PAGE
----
In October, the Travancore Devaswom Board recommended the appointment of 36 non-Brahmins, including six Dalits, as priests in the temples it manages in Kerala.
This came after the Kerala Devaswom Recruitment Board for the first time conducted a written test and interviews for candidates. The recruitment board, which fills permanent positions in the state’s temples, made the appointments according to norms laid by the state’s reservation policy. This was seen as a progressive step towards eliminating caste discrimination in Hindu religious places, where Brahmins have traditionally held sway.
In neighbouring Tamil Nadu, this development struck a nerve among a section of student-priests from non-Brahmin communities. In 2007, the state government had recruited over 200 people belonging to Dalit and other backward communities and trained them to serve as priests in temples. But ten years later, these priests are still waiting for jobs.
At the beginning of December, several members of the student-priests’ association gathered in Chennai to discuss how to solve their predicament. “Now that the temple in Kerala has taken this step, our hope of securing a post in a temple has also been revived,” said Ranganathan, the leader of the association.
In 2006, the Dravida Munnetra Kazhagam state government in Tamil Nadu had passed a Government Order allowing people from non-Brahmin castes to be appointed as priests in all state temples. This would include temples such as the Meenakshi Amman Temple in Madurai, the Srirangam temple in Tiruchirapalli and the Parthasarathy temple in Chennai, where only Brahmins have performed priestly functions over the centuries. The move was aimed at fulfilling social reformer Periyar’s dream of social parity in religious places.
About 10 years ago, G Balaguru, from a Dalit community in Pallipattur near Tiruchendur, was one of 600 candidates standing in a line outside the Arulmigu Subramaniya Swamy temple in Tiruchendur town of Tamil Nadu, waiting for his turn to be interviewed. Only 40 were selected to train as priests. He was one of them.
In 2007, the government set up six professional centres across the state where the 206 candidates selected through the interview process were trained in agamic rituals and mantras.
“The scheme was directly under Chief Minister M Karunanidhi, so every now and then, ministers and party officials would visit the centres to ensure that we were being trained properly,” said Ranganathan, who was trained in the centre in Tiruvanamalai.
This was the first time that priests from Dalit and other backward communities were poised to enter the sanctum sanctorum or inner shrine of Tamil Nadu’s major temples.
Balaguru, who studied only up to Class 10 before he began working as a local priest in his village, said: “Being a priest in small, local functions is not such a big deal. I have always had the desire to serve god at the Subramaniya Swamy temple [in Tiruchendur]. To be given that opportunity would be an honour.”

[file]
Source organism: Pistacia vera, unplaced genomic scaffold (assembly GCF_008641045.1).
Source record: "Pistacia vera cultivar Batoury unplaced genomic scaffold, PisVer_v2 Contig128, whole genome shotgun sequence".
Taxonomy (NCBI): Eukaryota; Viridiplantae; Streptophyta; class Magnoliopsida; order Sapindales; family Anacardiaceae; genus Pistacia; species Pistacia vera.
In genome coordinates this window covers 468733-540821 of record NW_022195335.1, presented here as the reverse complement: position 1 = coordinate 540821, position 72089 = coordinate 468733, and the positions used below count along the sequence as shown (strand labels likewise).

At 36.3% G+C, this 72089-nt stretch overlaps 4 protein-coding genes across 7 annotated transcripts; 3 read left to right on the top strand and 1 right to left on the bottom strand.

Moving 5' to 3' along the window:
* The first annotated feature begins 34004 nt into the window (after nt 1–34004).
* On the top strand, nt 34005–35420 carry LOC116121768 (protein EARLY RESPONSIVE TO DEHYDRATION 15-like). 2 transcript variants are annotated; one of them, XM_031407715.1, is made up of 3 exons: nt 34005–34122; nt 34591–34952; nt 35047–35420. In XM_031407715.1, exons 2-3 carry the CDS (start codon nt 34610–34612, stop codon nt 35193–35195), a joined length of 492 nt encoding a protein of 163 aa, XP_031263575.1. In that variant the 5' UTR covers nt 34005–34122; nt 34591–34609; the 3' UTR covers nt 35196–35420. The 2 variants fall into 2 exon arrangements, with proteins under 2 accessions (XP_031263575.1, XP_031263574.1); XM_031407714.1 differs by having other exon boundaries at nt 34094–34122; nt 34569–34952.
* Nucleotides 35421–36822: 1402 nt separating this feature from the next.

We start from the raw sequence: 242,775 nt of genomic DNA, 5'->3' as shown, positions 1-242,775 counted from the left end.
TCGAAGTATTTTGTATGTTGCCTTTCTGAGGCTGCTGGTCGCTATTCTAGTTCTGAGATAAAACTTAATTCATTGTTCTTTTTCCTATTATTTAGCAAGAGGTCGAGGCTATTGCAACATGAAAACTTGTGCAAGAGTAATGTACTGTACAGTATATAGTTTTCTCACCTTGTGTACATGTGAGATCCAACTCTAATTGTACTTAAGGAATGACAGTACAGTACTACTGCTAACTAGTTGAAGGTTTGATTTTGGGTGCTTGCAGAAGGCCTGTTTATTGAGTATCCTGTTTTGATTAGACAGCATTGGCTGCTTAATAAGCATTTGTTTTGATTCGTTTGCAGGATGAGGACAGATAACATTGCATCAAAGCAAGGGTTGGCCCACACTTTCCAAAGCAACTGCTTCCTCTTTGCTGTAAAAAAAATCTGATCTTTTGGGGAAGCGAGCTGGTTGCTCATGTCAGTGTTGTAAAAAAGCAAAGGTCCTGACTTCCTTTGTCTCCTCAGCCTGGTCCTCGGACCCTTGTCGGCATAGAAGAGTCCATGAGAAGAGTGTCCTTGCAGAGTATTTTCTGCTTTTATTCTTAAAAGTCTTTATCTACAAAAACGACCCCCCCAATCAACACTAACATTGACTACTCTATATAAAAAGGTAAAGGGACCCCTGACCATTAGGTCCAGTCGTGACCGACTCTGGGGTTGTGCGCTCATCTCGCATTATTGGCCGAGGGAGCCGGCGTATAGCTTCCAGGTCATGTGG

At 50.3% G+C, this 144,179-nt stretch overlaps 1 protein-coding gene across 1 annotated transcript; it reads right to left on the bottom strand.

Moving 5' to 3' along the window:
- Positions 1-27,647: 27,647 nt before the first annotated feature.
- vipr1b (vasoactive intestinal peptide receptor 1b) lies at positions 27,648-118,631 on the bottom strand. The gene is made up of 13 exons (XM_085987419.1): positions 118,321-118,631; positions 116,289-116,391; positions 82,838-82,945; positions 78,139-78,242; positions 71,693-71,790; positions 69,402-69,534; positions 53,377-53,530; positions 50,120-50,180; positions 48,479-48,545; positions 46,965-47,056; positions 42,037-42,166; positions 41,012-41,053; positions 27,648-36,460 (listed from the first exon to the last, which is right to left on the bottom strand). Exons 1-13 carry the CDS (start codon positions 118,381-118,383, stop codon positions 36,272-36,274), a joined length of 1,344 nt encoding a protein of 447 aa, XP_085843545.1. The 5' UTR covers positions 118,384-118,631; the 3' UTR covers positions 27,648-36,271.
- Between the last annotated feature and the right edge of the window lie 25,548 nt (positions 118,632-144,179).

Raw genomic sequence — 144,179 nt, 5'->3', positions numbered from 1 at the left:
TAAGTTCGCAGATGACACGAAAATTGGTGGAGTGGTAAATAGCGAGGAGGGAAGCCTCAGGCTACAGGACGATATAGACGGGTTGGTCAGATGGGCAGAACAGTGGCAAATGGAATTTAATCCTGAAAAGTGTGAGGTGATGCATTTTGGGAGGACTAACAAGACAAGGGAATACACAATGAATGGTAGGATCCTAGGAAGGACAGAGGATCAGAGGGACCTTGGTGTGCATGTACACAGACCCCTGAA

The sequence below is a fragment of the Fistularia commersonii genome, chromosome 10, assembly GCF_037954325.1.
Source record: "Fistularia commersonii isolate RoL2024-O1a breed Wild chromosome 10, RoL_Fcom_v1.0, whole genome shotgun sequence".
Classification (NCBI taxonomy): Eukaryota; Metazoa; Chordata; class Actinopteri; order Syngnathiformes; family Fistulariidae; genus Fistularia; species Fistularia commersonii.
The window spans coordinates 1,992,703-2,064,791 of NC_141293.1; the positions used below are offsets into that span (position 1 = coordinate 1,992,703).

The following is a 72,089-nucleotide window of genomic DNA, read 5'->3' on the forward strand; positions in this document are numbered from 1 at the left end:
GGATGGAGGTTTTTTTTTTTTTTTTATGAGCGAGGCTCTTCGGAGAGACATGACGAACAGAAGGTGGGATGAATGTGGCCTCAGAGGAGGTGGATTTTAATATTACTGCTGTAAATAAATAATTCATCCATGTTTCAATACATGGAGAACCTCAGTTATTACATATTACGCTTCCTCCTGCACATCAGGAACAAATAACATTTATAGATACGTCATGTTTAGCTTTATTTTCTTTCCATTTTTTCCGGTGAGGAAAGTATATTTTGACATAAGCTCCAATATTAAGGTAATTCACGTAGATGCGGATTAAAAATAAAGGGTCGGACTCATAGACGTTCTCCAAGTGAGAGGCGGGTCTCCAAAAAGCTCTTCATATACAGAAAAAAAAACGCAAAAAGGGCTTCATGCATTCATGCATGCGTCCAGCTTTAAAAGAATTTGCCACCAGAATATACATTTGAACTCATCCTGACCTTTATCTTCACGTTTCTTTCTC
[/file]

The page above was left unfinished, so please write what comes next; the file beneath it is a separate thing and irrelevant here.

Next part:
However, the Supreme Court stayed the Government Order after the Adi Saiva Sivacharyargal, an association of Brahmin priests in Madurai, challenged the directive. Despite the stay, the Tamil Nadu government continued to train the priests in the hope that the stay would eventually be lifted.
“When we joined the course in 2007, we were assured of a job within a year,” said Ranganathan. “But once we finished our course in 2008, we were not given our certificate for a while. Only then did we find out about the stay order. We were told we would not get jobs until it was lifted.”
On December 16, 2015, the Supreme Court delivered its final judgement on the Government Order. The court ruled that individual shrines could appoint temple priests in accordance with the Agamas they followed – the collection of scriptures relating to vital areas of Hindu life, including the conventions of temple buiding, philosophical precepts and temple rituals. This, the court said, would not be a violation of the constitutional right to equality. The court said that the selection criteria should not be based on Constitutionally unacceptable parameters such as caste or birth. But the judgement seemed paradoxical: if the Agamas followed by a particular temple prescribed that only people from a certain lineage could practice as priests in that shrine, the court allowed that rule to be followed.
“The 2015 [Supreme Court] judgement has allowed the practice of untouchability to continue,” said Ranganathan.
In recent years, the student priests’ association has held several protests demanding that the government provide them with jobs. “We have been beaten up so many times by RSS [Rashtriya Swayamsevak Sangh] groups and Brahmin associations,” said Ranganathan.
The student priests have also met almost every political leader, including Karunanidhi and the late J Jayalalithaa, to support their cause, but to no avail.
Ranganathan, who has a degree in computer and communication technology, now works for a company in Chennai. He said that over the past 10 years, he has been offered bribes to stop the protests. “Had I gone down that path, I would have made many lakhs [of rupees] by now,” said Ranganathan. “[But] we have to fulfil Periyar’s dream of eliminating caste discrimination.”
Another student priest, Venkatesh, has gone back to the local temple in Tiruvanamalai, and conducts marriages and pujas during household functions.
Thirty-three-year-old Balaguru now works in a small temple in Palliputtur village of Tiruchendur. “I make enough money, that is not the issue,” he said. “The problem is, we are not considered as equals.”
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